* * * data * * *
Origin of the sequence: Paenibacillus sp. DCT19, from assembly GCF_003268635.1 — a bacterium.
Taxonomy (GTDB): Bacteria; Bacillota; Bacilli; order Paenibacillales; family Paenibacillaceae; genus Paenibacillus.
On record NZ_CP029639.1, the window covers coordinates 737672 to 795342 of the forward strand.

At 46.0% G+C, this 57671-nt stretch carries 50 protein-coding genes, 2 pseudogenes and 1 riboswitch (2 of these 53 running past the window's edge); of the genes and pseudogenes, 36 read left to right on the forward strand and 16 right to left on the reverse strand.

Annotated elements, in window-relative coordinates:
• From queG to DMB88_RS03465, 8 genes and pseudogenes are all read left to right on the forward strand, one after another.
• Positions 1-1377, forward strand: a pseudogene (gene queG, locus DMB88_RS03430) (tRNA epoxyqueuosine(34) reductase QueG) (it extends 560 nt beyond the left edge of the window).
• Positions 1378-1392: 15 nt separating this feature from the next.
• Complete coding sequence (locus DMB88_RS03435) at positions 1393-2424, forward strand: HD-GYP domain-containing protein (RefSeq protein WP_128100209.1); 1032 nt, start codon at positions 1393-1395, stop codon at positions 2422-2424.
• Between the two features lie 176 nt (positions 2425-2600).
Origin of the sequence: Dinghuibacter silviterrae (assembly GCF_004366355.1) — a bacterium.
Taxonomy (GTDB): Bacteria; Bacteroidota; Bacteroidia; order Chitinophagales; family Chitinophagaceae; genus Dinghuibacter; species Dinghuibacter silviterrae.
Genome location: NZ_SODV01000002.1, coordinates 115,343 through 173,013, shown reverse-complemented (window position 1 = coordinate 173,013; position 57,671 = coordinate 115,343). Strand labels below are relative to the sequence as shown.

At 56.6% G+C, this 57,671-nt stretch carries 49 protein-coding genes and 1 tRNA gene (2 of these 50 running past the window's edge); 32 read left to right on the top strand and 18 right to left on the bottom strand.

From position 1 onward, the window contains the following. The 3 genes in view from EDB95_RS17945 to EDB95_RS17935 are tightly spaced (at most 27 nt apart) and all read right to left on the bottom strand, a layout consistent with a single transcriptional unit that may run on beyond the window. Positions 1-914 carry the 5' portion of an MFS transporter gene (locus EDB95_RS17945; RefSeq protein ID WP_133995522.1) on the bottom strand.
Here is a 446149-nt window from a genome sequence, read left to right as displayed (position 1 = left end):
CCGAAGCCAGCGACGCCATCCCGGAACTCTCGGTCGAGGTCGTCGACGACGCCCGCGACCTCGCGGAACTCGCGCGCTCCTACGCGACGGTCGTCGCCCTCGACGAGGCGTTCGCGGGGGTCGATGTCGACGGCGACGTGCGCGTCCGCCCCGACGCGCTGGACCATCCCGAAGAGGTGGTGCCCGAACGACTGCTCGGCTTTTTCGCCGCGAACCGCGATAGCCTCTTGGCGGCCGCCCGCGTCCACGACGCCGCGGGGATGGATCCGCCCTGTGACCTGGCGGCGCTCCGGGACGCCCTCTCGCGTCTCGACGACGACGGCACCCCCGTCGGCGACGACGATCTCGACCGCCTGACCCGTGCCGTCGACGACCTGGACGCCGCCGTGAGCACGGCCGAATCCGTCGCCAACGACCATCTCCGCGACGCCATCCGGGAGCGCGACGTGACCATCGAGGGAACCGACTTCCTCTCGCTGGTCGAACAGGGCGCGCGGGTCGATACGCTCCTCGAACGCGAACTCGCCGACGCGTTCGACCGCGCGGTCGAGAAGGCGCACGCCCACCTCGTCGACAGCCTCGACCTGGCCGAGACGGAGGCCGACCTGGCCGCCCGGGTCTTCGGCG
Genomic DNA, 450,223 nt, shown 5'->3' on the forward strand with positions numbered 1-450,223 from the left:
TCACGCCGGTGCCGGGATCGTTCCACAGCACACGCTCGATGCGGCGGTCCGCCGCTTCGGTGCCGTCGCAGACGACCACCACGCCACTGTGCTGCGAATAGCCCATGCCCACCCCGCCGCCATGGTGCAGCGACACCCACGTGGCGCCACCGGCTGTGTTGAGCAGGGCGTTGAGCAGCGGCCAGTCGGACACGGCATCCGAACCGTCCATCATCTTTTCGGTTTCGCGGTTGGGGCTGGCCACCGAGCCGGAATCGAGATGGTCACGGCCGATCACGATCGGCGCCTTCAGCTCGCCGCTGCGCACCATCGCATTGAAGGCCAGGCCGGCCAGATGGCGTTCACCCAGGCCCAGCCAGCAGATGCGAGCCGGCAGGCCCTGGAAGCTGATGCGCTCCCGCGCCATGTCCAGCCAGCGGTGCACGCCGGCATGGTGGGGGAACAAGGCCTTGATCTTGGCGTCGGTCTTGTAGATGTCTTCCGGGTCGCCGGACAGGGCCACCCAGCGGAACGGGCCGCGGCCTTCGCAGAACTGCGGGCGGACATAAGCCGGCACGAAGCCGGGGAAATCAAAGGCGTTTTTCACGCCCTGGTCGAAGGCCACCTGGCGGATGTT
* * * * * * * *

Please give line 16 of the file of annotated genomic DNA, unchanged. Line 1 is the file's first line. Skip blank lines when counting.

Here is a 446149-nt window from a genome sequence, read left to right as displayed (position 1 = left end):